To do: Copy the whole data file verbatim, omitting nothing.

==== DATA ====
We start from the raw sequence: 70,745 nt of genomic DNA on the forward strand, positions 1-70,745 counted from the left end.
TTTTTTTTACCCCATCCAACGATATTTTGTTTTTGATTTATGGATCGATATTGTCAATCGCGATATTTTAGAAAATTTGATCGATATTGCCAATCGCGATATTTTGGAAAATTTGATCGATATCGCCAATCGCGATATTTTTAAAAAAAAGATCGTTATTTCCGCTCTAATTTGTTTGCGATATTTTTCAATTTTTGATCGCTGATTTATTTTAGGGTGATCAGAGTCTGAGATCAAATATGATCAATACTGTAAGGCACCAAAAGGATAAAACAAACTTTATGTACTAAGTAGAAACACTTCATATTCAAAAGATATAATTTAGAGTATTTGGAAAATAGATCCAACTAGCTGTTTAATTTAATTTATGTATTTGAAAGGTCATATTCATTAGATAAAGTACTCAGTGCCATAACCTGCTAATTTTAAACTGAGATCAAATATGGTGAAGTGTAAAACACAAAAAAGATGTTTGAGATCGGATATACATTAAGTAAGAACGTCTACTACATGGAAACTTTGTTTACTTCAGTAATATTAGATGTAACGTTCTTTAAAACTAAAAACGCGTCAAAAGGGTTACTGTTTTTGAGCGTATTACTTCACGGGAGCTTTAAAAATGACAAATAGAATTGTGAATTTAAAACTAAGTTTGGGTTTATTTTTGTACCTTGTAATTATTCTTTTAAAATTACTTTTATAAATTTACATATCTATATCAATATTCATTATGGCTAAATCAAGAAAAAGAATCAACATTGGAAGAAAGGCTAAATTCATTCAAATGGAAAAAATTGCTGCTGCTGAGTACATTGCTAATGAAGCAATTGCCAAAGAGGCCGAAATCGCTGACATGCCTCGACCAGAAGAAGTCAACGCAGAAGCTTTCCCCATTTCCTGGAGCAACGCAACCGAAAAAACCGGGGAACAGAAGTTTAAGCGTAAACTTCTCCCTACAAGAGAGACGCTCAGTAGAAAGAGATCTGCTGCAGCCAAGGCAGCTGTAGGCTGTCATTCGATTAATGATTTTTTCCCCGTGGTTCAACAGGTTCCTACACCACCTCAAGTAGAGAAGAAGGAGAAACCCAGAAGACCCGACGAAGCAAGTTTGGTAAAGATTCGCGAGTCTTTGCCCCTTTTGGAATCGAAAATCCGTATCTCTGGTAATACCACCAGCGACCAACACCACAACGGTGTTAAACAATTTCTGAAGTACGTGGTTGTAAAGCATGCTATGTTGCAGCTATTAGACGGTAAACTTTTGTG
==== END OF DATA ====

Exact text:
We start from the raw sequence: 70,745 nt of genomic DNA on the forward strand, positions 1-70,745 counted from the left end.
TTTTTTTTACCCCATCCAACGATATTTTGTTTTTGATTTATGGATCGATATTGTCAATCGCGATATTTTAGAAAATTTGATCGATATTGCCAATCGCGATATTTTGGAAAATTTGATCGATATCGCCAATCGCGATATTTTTAAAAAAAAGATCGTTATTTCCGCTCTAATTTGTTTGCGATATTTTTCAATTTTTGATCGCTGATTTATTTTAGGGTGATCAGAGTCTGAGATCAAATATGATCAATACTGTAAGGCACCAAAAGGATAAAACAAACTTTATGTACTAAGTAGAAACACTTCATATTCAAAAGATATAATTTAGAGTATTTGGAAAATAGATCCAACTAGCTGTTTAATTTAATTTATGTATTTGAAAGGTCATATTCATTAGATAAAGTACTCAGTGCCATAACCTGCTAATTTTAAACTGAGATCAAATATGGTGAAGTGTAAAACACAAAAAAGATGTTTGAGATCGGATATACATTAAGTAAGAACGTCTACTACATGGAAACTTTGTTTACTTCAGTAATATTAGATGTAACGTTCTTTAAAACTAAAAACGCGTCAAAAGGGTTACTGTTTTTGAGCGTATTACTTCACGGGAGCTTTAAAAATGACAAATAGAATTGTGAATTTAAAACTAAGTTTGGGTTTATTTTTGTACCTTGTAATTATTCTTTTAAAATTACTTTTATAAATTTACATATCTATATCAATATTCATTATGGCTAAATCAAGAAAAAGAATCAACATTGGAAGAAAGGCTAAATTCATTCAAATGGAAAAAATTGCTGCTGCTGAGTACATTGCTAATGAAGCAATTGCCAAAGAGGCCGAAATCGCTGACATGCCTCGACCAGAAGAAGTCAACGCAGAAGCTTTCCCCATTTCCTGGAGCAACGCAACCGAAAAAACCGGGGAACAGAAGTTTAAGCGTAAACTTCTCCCTACAAGAGAGACGCTCAGTAGAAAGAGATCTGCTGCAGCCAAGGCAGCTGTAGGCTGTCATTCGATTAATGATTTTTTCCCCGTGGTTCAACAGGTTCCTACACCACCTCAAGTAGAGAAGAAGGAGAAACCCAGAAGACCCGACGAAGCAAGTTTGGTAAAGATTCGCGAGTCTTTGCCCCTTTTGGAATCGAAAATCCGTATCTCTGGTAATACCACCAGCGACCAACACCACAACGGTGTTAAACAATTTCTGAAGTACGTGGTTGTAAAGCATGCTATGTTGCAGCTATTAGACGGTAAACTTTTGTG